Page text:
Nowadays, many users experience usability issues with their electronic products. It does not work as they expect or otherwise irritates the user, so he becomes dissatisfied about the product and may even complain about it. Th ese numbers of complaints to companies and usability issues are high and rising. Reasons for these increasing numbers are the highly complex electronic products that are being developed, the global economy in which they are created and produced, and the wide variety of users that uses the product. It is highly challenging to develop these increasingly complex products and interactions and for the wide variety of users. So design for usability is becoming ever more important. Many usability techniques are available to create these products, however the pressure from the market results in limited time to develop usable products. Th is makes that feedback from the market is not available on time, that usability tests are skipped, and hasty decisions are made. This all, may lead to ‘incorrect’ decisions and consequently to usability issues. These are some of the aspects that complicate creating products and make that usability issues still occur, despite the available usability techniques. In design practice decision-making was investigated to find out what makes usability related decisionmaking ‘go wrong’. This was in order to improve decisionmaking and thereby reduce the number of usability issues. The research started with a literature study to clarify terms such as design and decision-making. Designing products is an iterative process to create products of which problem solving and finding creative solutions are part of. Within this process the designer encounters different kinds of problems; structured problems and ill-structured problems. Each of these problems requires different approaches; Rational Problem Solving for structured problems and Reflective Practice for ill-structured problems. Both approaches are used in the process of creating products. In design theory only limited literature on decision-making is available, therefore it was required to study decision-making in fields beyond design. Naturalistic Decision Making (NDM) literature appeared to be an interesting perspective on decision-making, possibly relevant to design. NDM researchers observed decision-making in the ‘real world’, outside the laboratories. They realised that Rational Problem Solving is not always possible in the ‘real world’ as decisionmakers have also to cope with ill-structured problems and other influencing factors and elements. NDM researchers identified two factors that influence decisionmaking; the ‘real world context’ and ‘uncertainty’. These factors infl uence the decision task, making it more difficult to make decisions, and aff ecting the quality of decisions possibly resulting in ‘incorrect’ decisions. The factor ‘real world context’ is characterised by various elements, for example, time pressure, iterative design and multiple stakeholders. The influencing factor ‘uncertainty’ is defined by the types what the decision-maker can be uncertain of and by the sources that induce uncertainty. Comparing these infl uencing factors from NDM theory with design theory showed a similarity between the elements that characterise the context and the aspects of uncertainty. This suggested that these infl uencing factors could also be relevant to decision-making in design. Therefore the NDM perspective was used to investigate usability related decision-making in design practice. Knowing what infl uences decision-making indicates how decision-making could be improved in order to reduce the number of usability issues. A first explorative study (Study 1) at a Dutch design agency was conducted to identify possible infl uencing factors on usability related decision-making. Th e results of eight retrospective interviews revealed three influencing factors on usability related decision-making: ¿ design context ¿ uncertainty ¿ unawareness The third influencing factor, which was not mentioned in literature, might be a critical factor as it could lead to unexpected surprises such as usability issues. Further investigation of this factor was required to verify whether unawareness actually is an influencing factor on usability related decision-making in design practice and whether it is critical or not. A second study (Study 2) was conducted at a multinational product development company. At that time unawareness was still an undefined term. In order to identify unawareness the consequences of this influencing factor were investigated; unforeseen usability issues. This was done by conducting retrospective interviews with 14 key team members, which revealed various unforeseen usability issues. Tracing them back, it could be concluded that unawareness plays a role during decision-making in design practice and that it is a critical influencing factor as various unforeseen usability issues resulted from it. These critical and unknown influencing factor required further investigation. The third study (Study 3) was a retrospective study at a multinational development company to obtain a better understanding of the influencing factor ‘unawareness’. The results were based on a document analysis of 2.056 project documents. Th is study provided detailed examples of unawareness during decision-making that resulted in unforeseen usability issues. A description of unawareness was made based on these various examples of unawareness in design practice. Unawareness is described – similar to uncertainty – by its types and sources. Three types of unawareness were identified to describe what the decision-maker can be unaware of: ¿ unawareness about information ¿ unawareness about the consequences ¿ unawareness about decisions Three sources were identifi ed that contribute to unawareness: ¿ inadequate consideration ¿ inadequate overview ¿ fixation In design practice, it is this influencing factor ‘unawareness’ that contributes to usability related decision-making going ‘wrong’. Th is in spite of the many available usability techniques, these techniques do not address the sources of unawareness. Unawareness during the decision-making process results in decisions of poor quality, leading to ‘incorrect’ decisions and usability issues. Therefore unawareness in the design process needs to be reduced to improve the quality of usability related decisions. To do so, it is necessary to acknowledge this influencing factor, recognise the sources of the factor and address the sources that induce the unawareness.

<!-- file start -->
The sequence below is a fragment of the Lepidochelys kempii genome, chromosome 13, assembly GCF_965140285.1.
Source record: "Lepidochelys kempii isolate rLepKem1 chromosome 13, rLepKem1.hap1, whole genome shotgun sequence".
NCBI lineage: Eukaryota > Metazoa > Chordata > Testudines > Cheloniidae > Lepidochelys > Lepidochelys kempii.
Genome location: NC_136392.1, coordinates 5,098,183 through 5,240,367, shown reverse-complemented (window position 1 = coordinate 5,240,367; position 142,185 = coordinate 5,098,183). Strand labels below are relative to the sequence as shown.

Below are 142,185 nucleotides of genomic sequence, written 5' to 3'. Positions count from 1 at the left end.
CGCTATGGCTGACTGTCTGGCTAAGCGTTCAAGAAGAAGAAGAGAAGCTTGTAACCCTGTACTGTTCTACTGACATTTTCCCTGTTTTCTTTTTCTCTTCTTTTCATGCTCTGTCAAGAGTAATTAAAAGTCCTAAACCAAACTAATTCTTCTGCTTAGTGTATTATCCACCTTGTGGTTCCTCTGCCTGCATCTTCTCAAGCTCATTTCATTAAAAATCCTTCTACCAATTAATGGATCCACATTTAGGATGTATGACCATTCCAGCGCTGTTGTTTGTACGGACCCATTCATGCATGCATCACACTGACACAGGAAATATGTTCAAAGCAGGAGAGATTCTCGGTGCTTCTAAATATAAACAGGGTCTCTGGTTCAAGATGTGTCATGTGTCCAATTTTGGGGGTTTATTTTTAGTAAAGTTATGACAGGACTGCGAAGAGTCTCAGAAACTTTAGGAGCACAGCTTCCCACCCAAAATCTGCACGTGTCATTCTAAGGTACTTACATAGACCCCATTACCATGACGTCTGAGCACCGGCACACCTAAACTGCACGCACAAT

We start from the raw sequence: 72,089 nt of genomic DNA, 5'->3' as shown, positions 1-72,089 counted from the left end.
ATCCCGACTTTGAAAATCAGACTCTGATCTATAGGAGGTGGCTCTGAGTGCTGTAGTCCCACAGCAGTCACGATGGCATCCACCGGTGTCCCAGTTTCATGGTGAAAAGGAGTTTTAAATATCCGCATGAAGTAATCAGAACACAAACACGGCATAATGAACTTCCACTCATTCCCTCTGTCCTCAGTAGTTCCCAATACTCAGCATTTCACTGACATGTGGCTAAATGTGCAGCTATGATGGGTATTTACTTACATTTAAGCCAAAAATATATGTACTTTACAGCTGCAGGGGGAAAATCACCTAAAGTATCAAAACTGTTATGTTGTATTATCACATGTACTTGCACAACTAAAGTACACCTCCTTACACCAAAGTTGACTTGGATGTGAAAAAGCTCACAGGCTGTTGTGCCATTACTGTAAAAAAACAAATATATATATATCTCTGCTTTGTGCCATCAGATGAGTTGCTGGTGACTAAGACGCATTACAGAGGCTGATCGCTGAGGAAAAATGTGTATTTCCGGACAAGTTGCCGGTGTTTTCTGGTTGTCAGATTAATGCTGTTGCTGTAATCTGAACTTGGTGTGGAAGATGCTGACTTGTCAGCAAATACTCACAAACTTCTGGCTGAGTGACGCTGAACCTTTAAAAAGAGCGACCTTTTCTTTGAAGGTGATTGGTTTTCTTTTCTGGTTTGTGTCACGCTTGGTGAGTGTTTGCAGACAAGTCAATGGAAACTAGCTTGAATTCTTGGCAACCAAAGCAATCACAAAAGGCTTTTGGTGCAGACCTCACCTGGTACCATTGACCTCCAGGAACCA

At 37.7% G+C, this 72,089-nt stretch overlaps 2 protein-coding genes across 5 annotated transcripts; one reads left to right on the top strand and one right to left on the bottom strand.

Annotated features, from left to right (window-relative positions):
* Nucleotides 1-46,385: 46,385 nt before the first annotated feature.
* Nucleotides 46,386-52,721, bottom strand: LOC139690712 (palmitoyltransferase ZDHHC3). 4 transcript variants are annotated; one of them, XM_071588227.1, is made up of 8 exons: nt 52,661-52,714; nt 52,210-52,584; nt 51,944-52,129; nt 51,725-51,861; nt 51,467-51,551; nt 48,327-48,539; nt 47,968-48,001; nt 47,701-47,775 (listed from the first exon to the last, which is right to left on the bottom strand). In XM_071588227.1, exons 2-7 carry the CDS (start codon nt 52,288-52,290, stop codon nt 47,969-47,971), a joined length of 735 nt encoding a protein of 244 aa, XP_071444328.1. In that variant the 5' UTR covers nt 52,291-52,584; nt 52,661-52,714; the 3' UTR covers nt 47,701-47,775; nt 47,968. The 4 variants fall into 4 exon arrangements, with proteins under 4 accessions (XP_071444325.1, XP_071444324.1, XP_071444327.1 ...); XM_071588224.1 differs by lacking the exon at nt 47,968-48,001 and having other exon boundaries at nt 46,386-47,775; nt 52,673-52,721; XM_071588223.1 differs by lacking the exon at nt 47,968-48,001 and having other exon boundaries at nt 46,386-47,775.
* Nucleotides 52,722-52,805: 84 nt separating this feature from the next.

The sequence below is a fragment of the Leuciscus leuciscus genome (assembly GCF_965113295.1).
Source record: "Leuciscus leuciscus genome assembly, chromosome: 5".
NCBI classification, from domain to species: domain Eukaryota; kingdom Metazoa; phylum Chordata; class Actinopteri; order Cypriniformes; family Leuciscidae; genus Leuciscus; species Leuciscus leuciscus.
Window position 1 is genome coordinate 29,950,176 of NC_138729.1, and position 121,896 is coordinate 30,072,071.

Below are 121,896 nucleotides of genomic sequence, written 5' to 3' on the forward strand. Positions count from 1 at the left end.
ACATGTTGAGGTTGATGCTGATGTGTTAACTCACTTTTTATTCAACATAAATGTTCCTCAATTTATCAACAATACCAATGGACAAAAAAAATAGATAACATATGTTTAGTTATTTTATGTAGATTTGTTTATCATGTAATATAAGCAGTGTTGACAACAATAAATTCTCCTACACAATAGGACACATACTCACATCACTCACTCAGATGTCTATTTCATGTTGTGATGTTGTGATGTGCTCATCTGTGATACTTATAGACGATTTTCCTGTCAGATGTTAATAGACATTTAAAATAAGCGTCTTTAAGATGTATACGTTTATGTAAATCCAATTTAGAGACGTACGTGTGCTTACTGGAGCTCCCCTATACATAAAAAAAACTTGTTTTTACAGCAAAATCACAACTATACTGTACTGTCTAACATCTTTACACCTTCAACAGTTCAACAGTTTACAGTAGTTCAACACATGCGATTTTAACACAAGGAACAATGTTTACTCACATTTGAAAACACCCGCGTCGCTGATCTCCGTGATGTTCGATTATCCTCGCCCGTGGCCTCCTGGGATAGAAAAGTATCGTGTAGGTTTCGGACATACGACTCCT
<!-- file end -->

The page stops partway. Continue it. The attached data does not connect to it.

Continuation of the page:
|Qualification||Doctor of Philosophy|
|Award date||31 Oct 2012|
|Place of Publication||Eindhoven|
|Publication status||Published - 2012|